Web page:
The Amicus Briefs

Before you dig into the briefs, GA would like to clarify the procedural history of this litigation.

I have heard, "why bother the BoE keeps losing..." That is not exactly true.

Yes, the Hoboken District School Board has lost every filing (100%) with Christie administration officials.

But, the Hoboken District has never lost in a court of law.

In short, on August 6, 2014 the Hoboken District filed a Notice of Appeal to the Appellate Division.

But on November 6, 2014, Christie administration officials at the NJDOE requested that the Apellate  remand the matter back to them.

On December 2, 2014, the Appellate granted the Christie administration  motion and remanded the matter back to them, dismissing the Appeal (before any briefs were filed.)

Just so we're clear and  on the same page, this matter has yet to be heard in court. 

On September 25, 2015 the Hoboken District School Board filed in Appellate court to reverse the Christie administration's March 20, 2015 decision allowing the renewal and expansion of HoLa Dual Language School.

On November 25, 2015, the America Civil Liberties Union (ACLU) and the Education Law Center (ELC) joined the Appellants as Amicus curiae. 

 ACLU-Education Law Center Amicus curiae

On January 27, 2016, Respondents HoLa Board Trustees submitted their opposition papers.

On January 28, 2016  The New Jersey Charter School Association (NJCSA) entered as Amicus curiae for Respondents.  Respondent Barbara Martinez sits on the Board of the New Jersey Charter School Association.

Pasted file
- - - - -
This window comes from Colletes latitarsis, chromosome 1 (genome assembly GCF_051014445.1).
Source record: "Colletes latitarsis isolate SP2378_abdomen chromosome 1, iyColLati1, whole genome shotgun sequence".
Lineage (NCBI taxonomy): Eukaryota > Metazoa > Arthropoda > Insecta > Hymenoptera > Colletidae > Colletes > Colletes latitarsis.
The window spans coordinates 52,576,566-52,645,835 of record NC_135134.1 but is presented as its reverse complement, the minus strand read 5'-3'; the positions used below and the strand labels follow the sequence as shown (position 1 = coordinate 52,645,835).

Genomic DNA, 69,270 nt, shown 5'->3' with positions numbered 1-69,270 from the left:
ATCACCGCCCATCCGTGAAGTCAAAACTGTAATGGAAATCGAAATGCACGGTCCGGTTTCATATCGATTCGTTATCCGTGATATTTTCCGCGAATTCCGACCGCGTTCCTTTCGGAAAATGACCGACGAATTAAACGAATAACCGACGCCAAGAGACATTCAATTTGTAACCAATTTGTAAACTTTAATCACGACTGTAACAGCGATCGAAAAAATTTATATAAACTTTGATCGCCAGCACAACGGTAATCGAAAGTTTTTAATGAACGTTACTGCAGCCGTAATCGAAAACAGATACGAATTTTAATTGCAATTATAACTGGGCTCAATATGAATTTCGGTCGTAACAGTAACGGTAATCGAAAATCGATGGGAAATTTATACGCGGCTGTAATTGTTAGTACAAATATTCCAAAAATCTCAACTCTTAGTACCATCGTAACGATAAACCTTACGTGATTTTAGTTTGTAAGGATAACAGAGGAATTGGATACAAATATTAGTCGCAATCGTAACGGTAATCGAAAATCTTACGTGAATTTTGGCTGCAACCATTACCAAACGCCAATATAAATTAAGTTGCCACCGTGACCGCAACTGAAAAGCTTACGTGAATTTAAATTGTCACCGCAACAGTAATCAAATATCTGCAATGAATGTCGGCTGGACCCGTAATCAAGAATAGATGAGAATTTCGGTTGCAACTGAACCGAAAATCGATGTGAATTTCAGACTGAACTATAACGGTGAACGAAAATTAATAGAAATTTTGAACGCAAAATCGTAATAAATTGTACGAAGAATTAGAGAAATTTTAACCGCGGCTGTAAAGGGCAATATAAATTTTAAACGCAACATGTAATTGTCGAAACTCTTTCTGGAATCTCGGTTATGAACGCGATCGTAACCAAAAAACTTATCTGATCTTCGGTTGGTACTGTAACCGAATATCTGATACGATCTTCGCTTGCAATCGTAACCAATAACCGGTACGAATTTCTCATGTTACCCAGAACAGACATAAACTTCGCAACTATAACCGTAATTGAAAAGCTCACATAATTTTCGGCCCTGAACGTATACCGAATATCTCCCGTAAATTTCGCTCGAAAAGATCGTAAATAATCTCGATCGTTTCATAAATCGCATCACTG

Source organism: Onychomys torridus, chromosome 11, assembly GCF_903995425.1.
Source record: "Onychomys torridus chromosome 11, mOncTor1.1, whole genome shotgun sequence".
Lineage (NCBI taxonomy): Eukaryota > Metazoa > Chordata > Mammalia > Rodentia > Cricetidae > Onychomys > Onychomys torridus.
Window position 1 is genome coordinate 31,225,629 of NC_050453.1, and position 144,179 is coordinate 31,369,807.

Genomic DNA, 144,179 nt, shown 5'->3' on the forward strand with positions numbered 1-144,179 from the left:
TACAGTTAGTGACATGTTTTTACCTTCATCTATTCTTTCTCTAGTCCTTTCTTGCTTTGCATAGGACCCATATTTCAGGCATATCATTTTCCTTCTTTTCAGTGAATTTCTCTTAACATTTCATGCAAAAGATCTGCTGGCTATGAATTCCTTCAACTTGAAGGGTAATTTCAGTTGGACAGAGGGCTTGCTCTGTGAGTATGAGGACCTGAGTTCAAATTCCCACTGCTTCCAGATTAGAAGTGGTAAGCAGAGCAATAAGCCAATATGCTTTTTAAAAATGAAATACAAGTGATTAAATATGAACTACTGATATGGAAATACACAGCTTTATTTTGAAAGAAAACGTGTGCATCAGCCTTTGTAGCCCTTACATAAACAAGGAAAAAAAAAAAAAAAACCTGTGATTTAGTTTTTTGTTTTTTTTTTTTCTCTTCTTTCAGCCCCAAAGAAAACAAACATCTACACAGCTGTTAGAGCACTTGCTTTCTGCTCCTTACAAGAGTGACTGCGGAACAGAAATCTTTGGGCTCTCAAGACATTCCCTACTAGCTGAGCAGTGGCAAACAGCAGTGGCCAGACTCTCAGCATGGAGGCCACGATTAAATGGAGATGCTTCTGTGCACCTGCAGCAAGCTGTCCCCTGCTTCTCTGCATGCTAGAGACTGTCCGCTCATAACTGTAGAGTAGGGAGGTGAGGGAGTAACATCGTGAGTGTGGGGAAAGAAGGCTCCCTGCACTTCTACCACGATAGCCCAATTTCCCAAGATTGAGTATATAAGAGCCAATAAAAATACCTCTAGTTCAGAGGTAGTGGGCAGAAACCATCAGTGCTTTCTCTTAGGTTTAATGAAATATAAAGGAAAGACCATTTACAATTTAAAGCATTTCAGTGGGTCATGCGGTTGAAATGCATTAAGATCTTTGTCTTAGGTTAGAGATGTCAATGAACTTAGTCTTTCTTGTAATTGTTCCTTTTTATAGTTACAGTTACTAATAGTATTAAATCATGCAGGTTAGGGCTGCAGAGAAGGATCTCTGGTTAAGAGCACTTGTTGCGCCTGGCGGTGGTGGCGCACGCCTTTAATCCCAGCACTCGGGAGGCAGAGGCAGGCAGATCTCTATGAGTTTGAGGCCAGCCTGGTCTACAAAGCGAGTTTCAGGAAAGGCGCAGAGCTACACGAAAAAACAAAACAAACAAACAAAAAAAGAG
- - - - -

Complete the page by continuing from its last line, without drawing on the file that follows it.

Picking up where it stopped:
NJ Charter School Association Amicus curiae

On January 29, 2016, Respondent NJ Department of Education submitted their opposition papers.

GA believes that oral argument has not been scheduled.

From my own experience as a Bajardi SLAPP victim, the workings of the Appellate are opaque- at least compared to the trial court where the an online database is accessible to the public.

No such thing at the New Jersey Appellate, folks!  So, there you go.

Folks, whatever your opinion of the two arguments, all of the parents- HoLa and Hoboken district-  love their children and are acting on their behalf, and in the belief they have made the best choices for them.   


  1. Thanks for posting GA. Can you also post the briefs filed by the actual parties? At the end of the day this is a dispute between the HBOE, HoLa and the State DOE, not a dispute between the ACLU and the NJCSA. The amicus war is really sort of a side show to the main event.

    1. I will. Everything takes time to process. I have to extract the briefs. This would have gone up sooner but got drawn in repeatedly to the discussion.

      I disagree about the amicus being a sideshow- I think the NJCSA is a mouthpiece for the Christie administration and they have made all the decisions thus far. So the amicus is an insight into the prevailing view from the state. The ACLU amicus draws from similar battles occurring between charters and public school districts around the country, and argues from that wealth of experience for Hoboken.